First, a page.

VILNIUS – Lithuanian President Gitanas Nauseda on Tuesday called on NATO to acknowledge that its 1997 agreement with Russia has failed.
"With Russia deploying tactical nuclear weapons in Belarus, we must finally admit and state the obvious: the NATO-Russia Founding Act has failed," the president's office quoted him as saying at a dinner hosted by Dutch Prime Minister Mark Rutte in The Hague.
The dinner was also attended by NATO Secretary General Jens Stoltenberg and the leaders of Poland, Romania, Belgium, Norway and Albania.
Under the 1997 agreement, NATO pledged not to permanently deploy significant forces in Central and Eastern Europe, including the Baltic states.
In The Hague, Nauseda and Stoltenberg outlined the key agenda of NATO's July 11-12 summit in the Lithuanian capital.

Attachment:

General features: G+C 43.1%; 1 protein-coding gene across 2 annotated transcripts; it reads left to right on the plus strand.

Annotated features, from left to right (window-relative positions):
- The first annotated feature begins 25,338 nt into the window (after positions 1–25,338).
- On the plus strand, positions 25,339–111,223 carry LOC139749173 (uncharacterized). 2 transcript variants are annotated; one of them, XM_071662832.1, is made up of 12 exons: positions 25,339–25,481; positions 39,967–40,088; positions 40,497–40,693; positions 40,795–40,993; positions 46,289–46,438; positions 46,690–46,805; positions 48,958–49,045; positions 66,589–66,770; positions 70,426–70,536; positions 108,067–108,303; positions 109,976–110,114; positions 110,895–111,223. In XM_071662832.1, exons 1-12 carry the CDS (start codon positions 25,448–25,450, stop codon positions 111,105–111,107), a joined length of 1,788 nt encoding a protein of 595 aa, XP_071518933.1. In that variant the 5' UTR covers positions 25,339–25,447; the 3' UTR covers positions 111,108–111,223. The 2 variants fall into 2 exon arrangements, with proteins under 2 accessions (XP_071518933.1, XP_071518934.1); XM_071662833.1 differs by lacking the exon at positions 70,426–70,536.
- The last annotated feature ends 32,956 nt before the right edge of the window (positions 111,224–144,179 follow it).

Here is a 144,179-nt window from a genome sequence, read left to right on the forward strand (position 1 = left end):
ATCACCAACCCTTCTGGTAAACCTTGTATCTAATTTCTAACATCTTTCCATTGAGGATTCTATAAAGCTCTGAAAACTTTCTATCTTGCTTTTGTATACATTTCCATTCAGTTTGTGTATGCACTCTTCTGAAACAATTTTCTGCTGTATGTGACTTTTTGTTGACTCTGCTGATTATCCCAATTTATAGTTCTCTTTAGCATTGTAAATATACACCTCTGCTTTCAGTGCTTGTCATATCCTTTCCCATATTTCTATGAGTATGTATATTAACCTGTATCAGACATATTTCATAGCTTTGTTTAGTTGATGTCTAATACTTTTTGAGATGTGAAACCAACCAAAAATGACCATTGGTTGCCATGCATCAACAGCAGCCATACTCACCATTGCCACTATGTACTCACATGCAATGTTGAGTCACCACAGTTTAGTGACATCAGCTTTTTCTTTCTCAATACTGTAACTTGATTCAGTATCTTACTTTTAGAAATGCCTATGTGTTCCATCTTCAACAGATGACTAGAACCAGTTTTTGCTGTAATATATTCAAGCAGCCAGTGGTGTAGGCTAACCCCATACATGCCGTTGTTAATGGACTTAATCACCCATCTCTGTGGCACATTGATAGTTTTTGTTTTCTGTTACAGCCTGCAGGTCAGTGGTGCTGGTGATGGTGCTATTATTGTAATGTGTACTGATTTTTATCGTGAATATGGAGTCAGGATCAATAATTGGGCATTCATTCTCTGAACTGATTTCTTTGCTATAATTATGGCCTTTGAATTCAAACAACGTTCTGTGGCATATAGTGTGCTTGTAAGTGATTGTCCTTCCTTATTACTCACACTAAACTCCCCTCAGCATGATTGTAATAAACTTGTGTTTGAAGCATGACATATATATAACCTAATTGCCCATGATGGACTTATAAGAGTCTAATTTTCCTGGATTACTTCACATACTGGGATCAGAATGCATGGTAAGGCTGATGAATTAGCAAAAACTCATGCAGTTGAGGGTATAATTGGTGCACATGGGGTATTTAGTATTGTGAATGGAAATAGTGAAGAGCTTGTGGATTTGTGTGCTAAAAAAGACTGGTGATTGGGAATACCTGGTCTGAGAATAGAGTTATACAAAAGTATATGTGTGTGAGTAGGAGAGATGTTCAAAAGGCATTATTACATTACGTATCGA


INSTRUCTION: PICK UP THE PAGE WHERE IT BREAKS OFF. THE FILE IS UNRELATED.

Nauseda "underscored the importance of strengthening deterrence and defense and called for taking all the necessary steps in Vilnius to fully implement the decisions of the NATO Madrid Summit on forward defense", the president's office said in a press release.
The most important of these are "the approval of new regional defense plans, the reinforcement of air defense systems on the eastern flank of the Alliance and the enhancement of forward defense capabilities", according to the president.
"In the year since the Madrid Summit, the security situation on NATO's eastern flank has deteriorated. We face a growing threat and must respond adequately. Deterrence and forward defense are today's top priority," he said.
With the war in Ukraine ongoing for almost 500 days and showing no signs of ending soon, "further arms deliveries to Ukraine are necessary", according to Nauseda.
"In Vilnius, we need to make it clear that Ukraine is part of the transatlantic security architecture, that it will become a member of the Alliance as soon as possible and to agree on its pathway to membership," he said at the meeting in The Hague.